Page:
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Forum: ARM programming with GCC/GNU tools GCC weirdness (I think)


Author: jm (Guest)
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I'm using a recently downloaded install of MinGW and Eclipse to test 
some functions by using the debugger...so anyway, I have defined a 
struct and instantiated one as a global by doing something like this:

struct foo_t
{
    signed int num;
};

struct foo_t foo;

This statement is outside of main(), and outside of all functions.

The real struct contains mostly signed ints.

In main(), I do something like this:

int main(void)
{
foo.num = 300;
afunc();
}


Now for the weird part: when I step past where it sets it to 300, I can 
see that struct member is 300.  As soon as I enter afunc(), foo.num is 
zero!  I don't even modify foo in afunc().  Once it exits afunc(), the 
value of 300 is restored.

I've done lots of C programming, so either I'm having a brain fart or 
come across some bug.

Author: Norbert (Guest)
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Hmmm, don't know which version you're using but it compiles and runs 
fine here.


GNU C (Debian 4.4.5-8) version 4.4.5 (x86_64-linux-gnu)
  compiled by GNU C version 4.4.5, GMP version 4.3.2, MPFR version 
3.0.0-p3.
#include <stdio.h>

struct foo_t
{
    signed int num;
};

struct foo_t foo;

void afunc(void)
{
    printf("%d\n", foo.num);
}

int main(void)
{
    foo.num = 300;
    printf("%d\n", foo.num);
    afunc();
    printf("%d\n", foo.num);
    return 0;
}


Result:
300
300
300

Author: Alexander F. (alexf91)
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It compiles and runs fine at my system too.

gcc (Debian 4.7.2-5) 4.7.2 and
GNU gdb (GDB) 7.6-debian

Author: jm (Guest)
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Definite brain fart.  I had the struct defined in main() AND globally. 
I had to start stripping large sections of code out to see it.

I guess I'll never stop making dumb mistakes.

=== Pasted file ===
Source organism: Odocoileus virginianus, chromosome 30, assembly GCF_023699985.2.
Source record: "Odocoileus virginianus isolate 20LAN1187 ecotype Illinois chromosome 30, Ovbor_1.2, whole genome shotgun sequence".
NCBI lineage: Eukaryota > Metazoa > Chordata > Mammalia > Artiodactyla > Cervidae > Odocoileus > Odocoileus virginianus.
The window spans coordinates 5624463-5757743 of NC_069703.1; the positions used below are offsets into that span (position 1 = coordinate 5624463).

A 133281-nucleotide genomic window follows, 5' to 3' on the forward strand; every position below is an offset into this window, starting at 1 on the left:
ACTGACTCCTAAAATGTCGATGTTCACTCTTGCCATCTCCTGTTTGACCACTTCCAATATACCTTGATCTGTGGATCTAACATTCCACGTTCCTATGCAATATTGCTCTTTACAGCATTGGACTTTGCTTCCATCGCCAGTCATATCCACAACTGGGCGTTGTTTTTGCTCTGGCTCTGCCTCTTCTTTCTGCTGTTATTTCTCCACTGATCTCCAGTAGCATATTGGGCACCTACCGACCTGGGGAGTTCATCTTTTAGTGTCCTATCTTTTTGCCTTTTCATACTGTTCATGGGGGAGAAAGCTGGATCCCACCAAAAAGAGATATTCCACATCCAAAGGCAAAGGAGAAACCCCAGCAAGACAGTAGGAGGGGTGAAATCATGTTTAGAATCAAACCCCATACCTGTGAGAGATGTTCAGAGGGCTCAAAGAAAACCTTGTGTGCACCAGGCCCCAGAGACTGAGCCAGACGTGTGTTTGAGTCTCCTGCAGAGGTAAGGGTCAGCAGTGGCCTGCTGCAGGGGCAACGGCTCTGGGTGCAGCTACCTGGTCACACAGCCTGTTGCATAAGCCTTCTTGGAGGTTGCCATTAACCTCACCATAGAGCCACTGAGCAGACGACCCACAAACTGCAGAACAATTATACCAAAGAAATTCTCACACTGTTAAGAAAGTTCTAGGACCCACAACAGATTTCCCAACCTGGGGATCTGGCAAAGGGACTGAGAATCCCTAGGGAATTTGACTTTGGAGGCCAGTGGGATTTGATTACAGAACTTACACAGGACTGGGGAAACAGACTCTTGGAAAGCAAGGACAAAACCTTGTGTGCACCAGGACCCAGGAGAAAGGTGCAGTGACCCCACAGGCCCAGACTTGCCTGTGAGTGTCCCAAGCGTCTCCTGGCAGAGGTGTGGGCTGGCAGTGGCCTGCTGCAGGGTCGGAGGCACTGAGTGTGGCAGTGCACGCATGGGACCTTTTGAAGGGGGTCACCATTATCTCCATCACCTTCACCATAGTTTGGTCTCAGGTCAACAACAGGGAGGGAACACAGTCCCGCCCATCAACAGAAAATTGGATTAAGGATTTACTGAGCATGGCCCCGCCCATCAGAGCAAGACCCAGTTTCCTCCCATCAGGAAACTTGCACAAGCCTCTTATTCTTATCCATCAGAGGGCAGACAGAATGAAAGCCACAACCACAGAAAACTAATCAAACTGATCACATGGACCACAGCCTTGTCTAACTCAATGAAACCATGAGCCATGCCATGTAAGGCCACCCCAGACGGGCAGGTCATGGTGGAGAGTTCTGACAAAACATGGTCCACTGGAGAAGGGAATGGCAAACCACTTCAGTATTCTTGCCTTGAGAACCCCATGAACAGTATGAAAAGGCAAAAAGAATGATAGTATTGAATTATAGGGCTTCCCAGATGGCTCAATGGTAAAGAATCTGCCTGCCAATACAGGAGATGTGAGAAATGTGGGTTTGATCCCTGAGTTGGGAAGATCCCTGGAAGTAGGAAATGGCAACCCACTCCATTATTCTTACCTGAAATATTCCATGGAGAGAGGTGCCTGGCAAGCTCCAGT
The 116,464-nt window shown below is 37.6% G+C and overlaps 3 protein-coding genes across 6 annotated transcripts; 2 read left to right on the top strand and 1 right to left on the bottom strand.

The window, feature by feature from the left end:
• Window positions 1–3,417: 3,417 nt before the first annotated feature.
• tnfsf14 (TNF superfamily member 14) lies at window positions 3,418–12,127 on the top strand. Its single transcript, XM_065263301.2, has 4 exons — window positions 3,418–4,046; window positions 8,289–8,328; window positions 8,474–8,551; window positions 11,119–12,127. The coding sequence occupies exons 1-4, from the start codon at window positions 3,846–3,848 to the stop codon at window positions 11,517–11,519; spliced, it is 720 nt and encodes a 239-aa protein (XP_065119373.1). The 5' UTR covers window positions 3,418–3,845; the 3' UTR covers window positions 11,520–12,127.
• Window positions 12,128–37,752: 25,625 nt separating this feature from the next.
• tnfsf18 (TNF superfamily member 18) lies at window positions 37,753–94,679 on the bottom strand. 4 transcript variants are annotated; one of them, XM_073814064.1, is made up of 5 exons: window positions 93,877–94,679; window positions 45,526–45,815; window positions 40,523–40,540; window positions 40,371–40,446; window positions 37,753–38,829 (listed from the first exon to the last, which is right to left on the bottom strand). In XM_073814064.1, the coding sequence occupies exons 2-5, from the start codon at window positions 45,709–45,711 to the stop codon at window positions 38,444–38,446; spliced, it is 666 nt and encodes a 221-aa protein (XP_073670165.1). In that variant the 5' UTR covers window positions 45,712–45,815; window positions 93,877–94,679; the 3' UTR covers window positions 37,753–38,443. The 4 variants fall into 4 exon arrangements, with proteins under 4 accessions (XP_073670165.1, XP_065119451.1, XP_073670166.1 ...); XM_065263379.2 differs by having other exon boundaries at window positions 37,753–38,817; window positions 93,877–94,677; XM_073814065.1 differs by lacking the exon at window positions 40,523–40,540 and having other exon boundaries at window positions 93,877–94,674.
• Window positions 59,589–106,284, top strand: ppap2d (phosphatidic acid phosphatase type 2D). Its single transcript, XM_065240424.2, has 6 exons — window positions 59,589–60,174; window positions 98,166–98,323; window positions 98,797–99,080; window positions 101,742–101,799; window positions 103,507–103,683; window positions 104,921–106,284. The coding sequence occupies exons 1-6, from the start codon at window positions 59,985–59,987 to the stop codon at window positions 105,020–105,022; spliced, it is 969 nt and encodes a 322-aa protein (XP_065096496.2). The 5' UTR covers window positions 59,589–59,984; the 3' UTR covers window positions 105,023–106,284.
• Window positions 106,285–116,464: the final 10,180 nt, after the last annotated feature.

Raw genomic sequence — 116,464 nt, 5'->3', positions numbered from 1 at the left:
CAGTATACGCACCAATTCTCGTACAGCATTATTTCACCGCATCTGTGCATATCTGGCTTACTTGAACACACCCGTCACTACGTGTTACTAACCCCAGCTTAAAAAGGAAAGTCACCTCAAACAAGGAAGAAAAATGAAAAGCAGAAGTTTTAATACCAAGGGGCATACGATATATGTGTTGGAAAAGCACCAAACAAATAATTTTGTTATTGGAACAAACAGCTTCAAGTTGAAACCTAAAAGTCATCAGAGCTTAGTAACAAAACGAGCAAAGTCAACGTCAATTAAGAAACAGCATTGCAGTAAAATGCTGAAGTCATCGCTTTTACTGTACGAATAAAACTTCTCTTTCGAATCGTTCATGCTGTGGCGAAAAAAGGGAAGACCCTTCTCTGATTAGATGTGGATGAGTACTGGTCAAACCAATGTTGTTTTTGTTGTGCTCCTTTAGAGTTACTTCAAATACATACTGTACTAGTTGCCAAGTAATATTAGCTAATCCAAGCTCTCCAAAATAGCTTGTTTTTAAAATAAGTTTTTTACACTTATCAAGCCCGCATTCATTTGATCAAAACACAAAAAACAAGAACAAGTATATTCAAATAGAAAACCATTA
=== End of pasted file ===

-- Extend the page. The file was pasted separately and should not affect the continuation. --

Author: Clarence Roopnarine (croopnarine)
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Hi, I’ve tried to compile a drivre for a UART on the TMS470R1B1M part of 
the driver ( the write function is shown below):

static int uart_write( struct _file_descriptor* fd, const void* 
write_buf, int num_bytes )
{
       volatile int bytes_written = -1;
       volatile SCI_TypeDef* SCIx;
       if( ( is_valid_handle( fd ) ) &&
           ( write_buf != NULL )     &&
           ( num_bytes > 0 ) )
       {
             SCIx = ( ( SCI_TypeDef* )( fd->fd_priv_data ) );
             if( ( fd->mode & O_RDONLY ) != O_RDONLY )
             {
                    bytes_written = 0;
                    while( bytes_written < num_bytes )
                    {
                       /* Determine if the transmitter is ready to
                          transmit a byte */
                           while( ( SCIx->CTL2 & SCI_TXRDY ) != 0 )
                               asm("nop;");
                           SCIx->TXBUF =
                              ( ( char* )( write_buf ) 
)[bytes_written++];
                    }
             }
       }
       return bytes_written;
}

When complied with gcc arm-elf 4.2.0 I’ve got the following output:

static int uart_write( struct _file_descriptor* fd,
                       const void* write_buf,
                       int num_bytes )
{
    uart_wri:mov     r12,r13
    stmdb   r13!,{r11-r12,r14,pc}
    sub     r11,r12,#0x4
    sub     r13,r13,#0x14
    str     r0,[r11,#-0x18]
    str     r1,[r11,#-0x1C]
    str     r2,[r11,#-0x20]
    volatile int bytes_written = -1;
    mvn     r3,#0x0
    str     r3,[r11,#-0x14]
    volatile SCI_TypeDef* SCIx;
    if( ( is_valid_handle( fd ) ) &&
        ( write_buf != NULL )     &&
        ( num_bytes > 0 ) )
    ldr     r0,[r11,#-0x18]
    bl      0x11180          ; is_valid_handle
    mov     r3,r0
    cmp     r3,#0x0
    beq     0x11540
    ldr     r3,[r11,#-0x1C]
    cmp     r3,#0x0
    beq     0x11540
    ldr     r3,[r11,#-0x20]
    cmp     r3,#0x0
    ble     0x11540
{
    SCIx = ( ( SCI_TypeDef* )( fd->fd_priv_data ) );
    ldr     r3,[r11,#-0x18]
    ldr     r3,[r3,#0x1C]
    str     r3,[r11,#-0x10]

    while( bytes_written < num_bytes )
    {
        /* Determine if the transmitter is ready to transmit a byte */
        while( ( SCIx->CTL2 & SCI_TXRDY ) != 0 ) asm("nop;");
        SCIx->TXBUF = ( ( char* )( write_buf ) )[bytes_written++];
     }

}
    return bytes_written;
    ldr     r3,[r11,#-0x14]
    mov     r0,r3
    sub     r13,r11,#0x0C
    ldmia   r13,{r11,r13,pc}
}

As can be seen no assembly code is generated for the while loop. These 
are the flags used for gcc

CFLAGS += -mbig-endian  -mcpu=arm7tdmi -mapcs-frame -gdwarf-2 
-I$(PROJECTROOT)

AFLAGS = -mcpu=arm7tdmi  --warn -EB -mfpu=softfpa -mapcs-32 --gdwarf2

LDFLAGS = --script=$(TMS470R1B1MDIR)ldscript -EB 
-Map=$(OUTPUTDIR)/main.map --cref --gc-sections

ODFLAGS = --wide --source --all-headers --reloc --syms --disassemble -t

LDFLAGS += -L /cygdrive/c/GNUARM/arm-elf/lib/be/

LIBS = $(SYSTEMLIBSDIR)libgcc.a
LIBS += /cygdrive/c/GNUARM/arm-elf/lib/be/libc.a
LIBS += /cygdrive/c/GNUARM/arm-elf/lib/be/libg.a
LIBS += /cygdrive/c/GNUARM/arm-elf/lib/be/libm.a


Any suggestion I can try to get the complier to generate the assembly 
code for the while loop?

Thanks

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